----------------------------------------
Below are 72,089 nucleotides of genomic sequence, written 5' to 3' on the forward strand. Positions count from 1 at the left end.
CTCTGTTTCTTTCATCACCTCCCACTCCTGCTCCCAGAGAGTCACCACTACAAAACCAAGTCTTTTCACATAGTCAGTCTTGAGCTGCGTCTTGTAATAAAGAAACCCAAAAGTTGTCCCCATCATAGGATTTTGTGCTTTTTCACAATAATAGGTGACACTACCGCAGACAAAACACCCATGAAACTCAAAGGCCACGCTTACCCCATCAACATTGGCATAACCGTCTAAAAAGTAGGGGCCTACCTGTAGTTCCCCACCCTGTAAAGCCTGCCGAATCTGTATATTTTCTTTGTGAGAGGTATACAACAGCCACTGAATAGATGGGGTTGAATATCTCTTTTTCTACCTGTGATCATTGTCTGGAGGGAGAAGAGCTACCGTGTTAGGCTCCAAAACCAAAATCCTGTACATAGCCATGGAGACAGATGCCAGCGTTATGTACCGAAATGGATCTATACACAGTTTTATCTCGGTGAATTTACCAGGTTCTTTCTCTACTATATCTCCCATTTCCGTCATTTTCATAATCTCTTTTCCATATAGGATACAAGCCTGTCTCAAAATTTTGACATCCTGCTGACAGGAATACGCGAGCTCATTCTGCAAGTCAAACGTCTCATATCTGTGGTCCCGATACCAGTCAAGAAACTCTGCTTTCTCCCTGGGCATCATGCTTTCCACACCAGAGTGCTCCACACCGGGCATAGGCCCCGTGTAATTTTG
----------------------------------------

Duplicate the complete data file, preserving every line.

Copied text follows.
Below are 72,089 nucleotides of genomic sequence, written 5' to 3' on the forward strand. Positions count from 1 at the left end.
CTCTGTTTCTTTCATCACCTCCCACTCCTGCTCCCAGAGAGTCACCACTACAAAACCAAGTCTTTTCACATAGTCAGTCTTGAGCTGCGTCTTGTAATAAAGAAACCCAAAAGTTGTCCCCATCATAGGATTTTGTGCTTTTTCACAATAATAGGTGACACTACCGCAGACAAAACACCCATGAAACTCAAAGGCCACGCTTACCCCATCAACATTGGCATAACCGTCTAAAAAGTAGGGGCCTACCTGTAGTTCCCCACCCTGTAAAGCCTGCCGAATCTGTATATTTTCTTTGTGAGAGGTATACAACAGCCACTGAATAGATGGGGTTGAATATCTCTTTTTCTACCTGTGATCATTGTCTGGAGGGAGAAGAGCTACCGTGTTAGGCTCCAAAACCAAAATCCTGTACATAGCCATGGAGACAGATGCCAGCGTTATGTACCGAAATGGATCTATACACAGTTTTATCTCGGTGAATTTACCAGGTTCTTTCTCTACTATATCTCCCATTTCCGTCATTTTCATAATCTCTTTTCCATATAGGATACAAGCCTGTCTCAAAATTTTGACATCCTGCTGACAGGAATACGCGAGCTCATTCTGCAAGTCAAACGTCTCATATCTGTGGTCCCGATACCAGTCAAGAAACTCTGCTTTCTCCCTGGGCATCATGCTTTCCACACCAGAGTGCTCCACACCGGGCATAGGCCCCGTGTAATTTTG